Shortly before completing her master’s degree in 1977, Austin interviewed with Rockwell International in California, which offered her a job upon graduation. By then, she was engaged to be married. She finished her degree in June, married in July, and moved to California in August. Unfortunately, Rockwell was experiencing significant downsizing. By the time Austin arrived for her new job, the department she had interviewed with no longer even existed. She worked for nearly two years in missile systems at Rockwell before joining The Aerospace Corporation, a nonprofit research and development organization dedicated to finding solutions to critical issues affecting the nation’s space program.
One of only four women in the department at the time she joined it, Austin was encouraged by her work environment, which judged solely on performance. “It was a great time for me to join Aerospace,” says Austin. “On the national level, women’s rights were finally being acknowledged, and the company was making an effort to keep positions competitive and open for everyone. I felt I was judged only by my work and my contributions. My parents had always taught me that anything worth doing was worth doing well, and so I did my best.”
Within a few years of her employment, Aerospace named Austin one of its five Women of the Year and honored her with the Robert H. Herndon Black Image Award. She became recognized for her work in satellite and payload system acquisition, systems engineering, and system simulation. In 1991, she became manager of Air Force Satellite Communications Systems. She later served as the general manager of Aerospace’s Electronic Systems Division. Three years later, as a corporate officer, she was named senior vice president of the Engineering and Technology Group, and later of the National Systems Group. In 2008, the Aerospace Board of Trustees named her president and CEO of the company.
Throughout her climb up the leadership ladder at The Aerospace Corporation, Austin was often the only woman on her team. In those situations, she relied heavily on advice given to her by her parents: choose your battles carefully. “In the workplace I was quick to understand that some people might be offended that I was female, that I was African-American, or that I was young,” she says, “but I had to let that be their problem. The best thing I could do was just focus on doing a good job, and let my work speak for me. If someone said something offensive to me, I just let it be. I refused to pick up the stone and put it in my knapsack.”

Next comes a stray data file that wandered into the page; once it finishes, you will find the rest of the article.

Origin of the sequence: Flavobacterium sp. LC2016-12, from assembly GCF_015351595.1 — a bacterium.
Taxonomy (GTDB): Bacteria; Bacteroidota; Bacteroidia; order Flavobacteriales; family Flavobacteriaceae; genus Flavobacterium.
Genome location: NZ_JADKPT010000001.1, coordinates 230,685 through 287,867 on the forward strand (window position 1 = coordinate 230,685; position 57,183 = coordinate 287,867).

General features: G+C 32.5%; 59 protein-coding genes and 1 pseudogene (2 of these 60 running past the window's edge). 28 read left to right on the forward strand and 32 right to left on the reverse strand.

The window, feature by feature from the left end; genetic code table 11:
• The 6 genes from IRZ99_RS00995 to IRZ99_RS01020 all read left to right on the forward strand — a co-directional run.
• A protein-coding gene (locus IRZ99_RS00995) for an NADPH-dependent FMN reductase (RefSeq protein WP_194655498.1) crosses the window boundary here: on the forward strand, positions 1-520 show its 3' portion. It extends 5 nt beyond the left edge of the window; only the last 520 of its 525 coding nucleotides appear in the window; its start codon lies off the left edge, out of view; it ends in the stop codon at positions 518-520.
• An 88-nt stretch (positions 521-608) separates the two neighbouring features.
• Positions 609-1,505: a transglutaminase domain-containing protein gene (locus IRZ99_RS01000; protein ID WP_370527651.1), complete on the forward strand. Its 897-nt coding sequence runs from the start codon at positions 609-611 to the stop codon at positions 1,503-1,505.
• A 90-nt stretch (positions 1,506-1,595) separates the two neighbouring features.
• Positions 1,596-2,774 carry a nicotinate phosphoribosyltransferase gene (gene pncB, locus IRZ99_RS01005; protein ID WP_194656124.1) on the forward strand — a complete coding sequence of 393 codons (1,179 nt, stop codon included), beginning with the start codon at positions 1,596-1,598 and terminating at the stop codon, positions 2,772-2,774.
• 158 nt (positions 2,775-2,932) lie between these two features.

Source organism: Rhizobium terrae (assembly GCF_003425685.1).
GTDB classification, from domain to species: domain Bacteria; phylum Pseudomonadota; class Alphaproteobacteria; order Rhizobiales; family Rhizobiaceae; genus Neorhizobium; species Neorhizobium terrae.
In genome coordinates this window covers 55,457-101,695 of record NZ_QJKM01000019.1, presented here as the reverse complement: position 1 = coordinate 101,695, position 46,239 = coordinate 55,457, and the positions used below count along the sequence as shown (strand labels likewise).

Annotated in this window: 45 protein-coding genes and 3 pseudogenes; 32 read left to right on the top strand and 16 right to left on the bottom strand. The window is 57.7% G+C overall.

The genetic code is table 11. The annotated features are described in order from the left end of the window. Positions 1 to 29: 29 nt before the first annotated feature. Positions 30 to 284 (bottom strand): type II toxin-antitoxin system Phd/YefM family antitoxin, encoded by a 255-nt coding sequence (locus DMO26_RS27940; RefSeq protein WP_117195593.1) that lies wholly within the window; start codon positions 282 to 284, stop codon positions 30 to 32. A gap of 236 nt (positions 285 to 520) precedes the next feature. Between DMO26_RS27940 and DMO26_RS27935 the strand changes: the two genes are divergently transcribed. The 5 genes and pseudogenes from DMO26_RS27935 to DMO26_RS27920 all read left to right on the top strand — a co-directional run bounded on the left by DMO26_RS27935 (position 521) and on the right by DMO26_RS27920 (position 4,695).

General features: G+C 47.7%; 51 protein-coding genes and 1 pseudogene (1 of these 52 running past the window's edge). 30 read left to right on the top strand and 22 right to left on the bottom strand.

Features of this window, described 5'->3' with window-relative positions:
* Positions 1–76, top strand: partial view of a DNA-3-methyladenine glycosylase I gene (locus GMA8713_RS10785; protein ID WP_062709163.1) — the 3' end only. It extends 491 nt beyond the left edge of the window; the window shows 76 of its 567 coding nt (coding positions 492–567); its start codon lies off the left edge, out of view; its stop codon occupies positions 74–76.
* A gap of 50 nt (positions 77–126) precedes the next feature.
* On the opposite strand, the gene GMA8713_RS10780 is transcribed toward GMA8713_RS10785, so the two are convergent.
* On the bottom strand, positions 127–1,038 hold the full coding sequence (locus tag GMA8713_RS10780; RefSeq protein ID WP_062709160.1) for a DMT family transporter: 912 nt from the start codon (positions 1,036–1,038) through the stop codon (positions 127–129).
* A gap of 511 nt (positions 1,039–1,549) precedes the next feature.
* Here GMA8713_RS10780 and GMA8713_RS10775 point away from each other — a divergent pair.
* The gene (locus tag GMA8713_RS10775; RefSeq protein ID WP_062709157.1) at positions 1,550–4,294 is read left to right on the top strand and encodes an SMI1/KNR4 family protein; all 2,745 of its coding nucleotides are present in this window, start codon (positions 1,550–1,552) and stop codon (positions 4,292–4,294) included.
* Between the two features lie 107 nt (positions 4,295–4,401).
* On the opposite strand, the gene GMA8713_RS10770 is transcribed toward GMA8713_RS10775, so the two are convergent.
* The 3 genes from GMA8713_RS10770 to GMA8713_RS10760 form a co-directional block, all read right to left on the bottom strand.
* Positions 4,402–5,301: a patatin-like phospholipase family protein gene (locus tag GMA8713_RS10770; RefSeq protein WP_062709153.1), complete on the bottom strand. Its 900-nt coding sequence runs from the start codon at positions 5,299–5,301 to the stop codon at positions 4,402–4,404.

Although the circumstances in which Wanda Austin were born were not conducive to success, she is quick to say that achievement depends more on a person’s frame of mind than it does on circumstances. “There are always going to be stumbling blocks in life,” she says. “You are never really sure where they’re going to come from, but it’s important to take the attitude of turning those blocks into stepping stones, so that you can go ahead and achieve your goals. Sometimes people focus on the doors that close, and they miss the doors that are open. It is important to keep in mind the goals you set for yourself, the standards you set for who you are going to be, and what kind of a person you’re going to be, and then you just go for it.”
Austin believes education is the key to a successful future. “Our country needs young men and women who are educated in science, engineering, math, and technology. From an economic standpoint, we don’t want to outsource opportunities for career paths that require a college degree. I applaud the Horatio Alger Association for helping young students who not only need financial support for college, but who are willing to ask for assistance to further their education. Our youth need to set goals and then work hard to achieve them. An educated society is the key to success.”
Austin became a member of the National Academy of Engineering, and she was named a fellow of the prestigious American Institute of Aeronautics and Astronautics. She also belongs to the International Academy of Astronautics and the American Academy of Arts and Sciences. In 2010, she was appointed to the Defense Science Board. Austin served on President Barack Obama’s Review of Human Spaceflight Plans Committee in 2009, and she was also a member of the NASA Advisory Council.
Austin has received the National Reconnaissance Office Gold Medal, the U.S. Air Force Meritorious Civilian Service Medal, the NASA Exceptional Public Service Medal, the AIAA von Braun Award for Excellence in Space Program Management, and the 2009 Black Engineer of the Year award.